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If you have been exercising hard (and that means more than half an hour to an hour of very intense muscle work), then your muscles need more glucose in order to metabolise the waste products of exercise, repair and build themselves stronger.

In this situation, eating carbohydrates will stimulate insulin to send glucose to your muscles so avoiding a catabolic (breaking down) state and encouraging an anabolic muscle building state.  

The best way to achieve this is by drinking a glass of fruit juice and eating a high protein snack such as fish or meat.  Fruit juice will provide the sugars as well as vitamins that are needed alongside the high quality protein to repair and build body tissues.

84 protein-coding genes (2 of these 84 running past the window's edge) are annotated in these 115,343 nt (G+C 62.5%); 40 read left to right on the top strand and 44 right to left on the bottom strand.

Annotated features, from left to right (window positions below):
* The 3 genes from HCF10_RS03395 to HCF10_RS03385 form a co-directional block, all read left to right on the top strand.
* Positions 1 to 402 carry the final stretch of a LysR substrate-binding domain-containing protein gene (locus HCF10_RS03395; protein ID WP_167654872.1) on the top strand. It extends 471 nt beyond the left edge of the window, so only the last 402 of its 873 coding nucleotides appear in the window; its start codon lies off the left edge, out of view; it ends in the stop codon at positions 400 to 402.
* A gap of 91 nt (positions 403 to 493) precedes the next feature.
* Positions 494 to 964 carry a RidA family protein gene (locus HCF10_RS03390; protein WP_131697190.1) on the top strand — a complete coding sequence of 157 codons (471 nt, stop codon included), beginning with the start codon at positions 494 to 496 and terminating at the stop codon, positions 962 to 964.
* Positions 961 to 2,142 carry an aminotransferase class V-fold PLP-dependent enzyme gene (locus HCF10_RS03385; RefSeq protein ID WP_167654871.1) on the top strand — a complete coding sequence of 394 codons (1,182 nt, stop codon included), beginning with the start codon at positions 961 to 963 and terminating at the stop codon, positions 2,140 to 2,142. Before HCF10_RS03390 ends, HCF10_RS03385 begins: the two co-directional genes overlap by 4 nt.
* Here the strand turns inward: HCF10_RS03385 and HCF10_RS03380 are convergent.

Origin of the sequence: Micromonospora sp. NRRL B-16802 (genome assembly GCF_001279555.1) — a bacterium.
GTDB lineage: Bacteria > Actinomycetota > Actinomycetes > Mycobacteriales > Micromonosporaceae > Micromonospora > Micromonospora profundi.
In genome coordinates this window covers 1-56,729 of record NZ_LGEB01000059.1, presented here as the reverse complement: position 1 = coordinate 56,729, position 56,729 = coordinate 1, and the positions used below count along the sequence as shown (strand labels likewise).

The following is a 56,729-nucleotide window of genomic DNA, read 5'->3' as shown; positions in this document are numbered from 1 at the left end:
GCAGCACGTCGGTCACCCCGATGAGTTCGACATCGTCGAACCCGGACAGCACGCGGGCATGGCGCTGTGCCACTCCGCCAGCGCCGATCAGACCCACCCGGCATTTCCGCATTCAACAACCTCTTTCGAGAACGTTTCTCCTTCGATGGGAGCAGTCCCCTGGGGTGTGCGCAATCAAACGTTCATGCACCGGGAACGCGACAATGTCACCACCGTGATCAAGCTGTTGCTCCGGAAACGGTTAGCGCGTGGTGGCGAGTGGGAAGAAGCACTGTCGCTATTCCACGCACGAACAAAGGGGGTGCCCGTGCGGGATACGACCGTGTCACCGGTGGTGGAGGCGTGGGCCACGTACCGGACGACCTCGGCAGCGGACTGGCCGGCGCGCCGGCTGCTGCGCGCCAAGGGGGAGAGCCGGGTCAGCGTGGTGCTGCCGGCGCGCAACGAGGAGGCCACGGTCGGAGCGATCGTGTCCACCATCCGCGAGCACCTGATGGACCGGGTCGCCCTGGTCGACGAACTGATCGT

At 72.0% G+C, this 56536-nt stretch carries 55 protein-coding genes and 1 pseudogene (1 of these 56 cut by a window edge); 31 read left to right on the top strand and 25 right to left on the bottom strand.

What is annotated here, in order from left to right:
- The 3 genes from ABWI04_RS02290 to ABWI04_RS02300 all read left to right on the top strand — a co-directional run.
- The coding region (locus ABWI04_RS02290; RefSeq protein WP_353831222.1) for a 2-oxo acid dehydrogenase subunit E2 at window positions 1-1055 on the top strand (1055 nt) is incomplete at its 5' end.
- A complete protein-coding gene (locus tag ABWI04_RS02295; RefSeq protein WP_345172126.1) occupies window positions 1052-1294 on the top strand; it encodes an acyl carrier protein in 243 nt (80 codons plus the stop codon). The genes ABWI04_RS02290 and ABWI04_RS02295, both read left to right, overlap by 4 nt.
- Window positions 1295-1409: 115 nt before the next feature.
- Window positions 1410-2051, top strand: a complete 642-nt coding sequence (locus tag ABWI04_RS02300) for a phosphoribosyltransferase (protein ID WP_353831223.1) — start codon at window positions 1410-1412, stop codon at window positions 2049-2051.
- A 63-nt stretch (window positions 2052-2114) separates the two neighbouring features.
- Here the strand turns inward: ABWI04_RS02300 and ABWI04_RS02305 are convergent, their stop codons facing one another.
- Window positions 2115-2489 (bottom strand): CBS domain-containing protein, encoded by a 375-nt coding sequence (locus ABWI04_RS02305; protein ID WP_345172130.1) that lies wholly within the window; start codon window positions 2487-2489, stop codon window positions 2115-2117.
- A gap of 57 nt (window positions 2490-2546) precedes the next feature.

Glycaemc Index and Glycaemic Load of Foods

Glucose is the body’s main source of energy and is obtained directly from carbohydrates in the diet as well as from protein and fat stores in the body.

Despite wide variations in carbohydrate intake, the body manages to maintain glucose levels at a around 1 gram/litre of blood.  The organ responsible for this regulation is the pancreas.  

If blood glucose levels are too low, the pancreas makes a chemical called glucagon that releases stored glucose.  If blood glucose levels are too high, the pancreas releases insulin that removes the excess glucose from the blood and stores it in the muscles, liver or fat cells.  Any dysfunction in the insulin-glucose regulatory system will cause diabetes. More about insulin metabolism and sugar digestion.

Low GI foods are more nutritious and also encourage fat burning!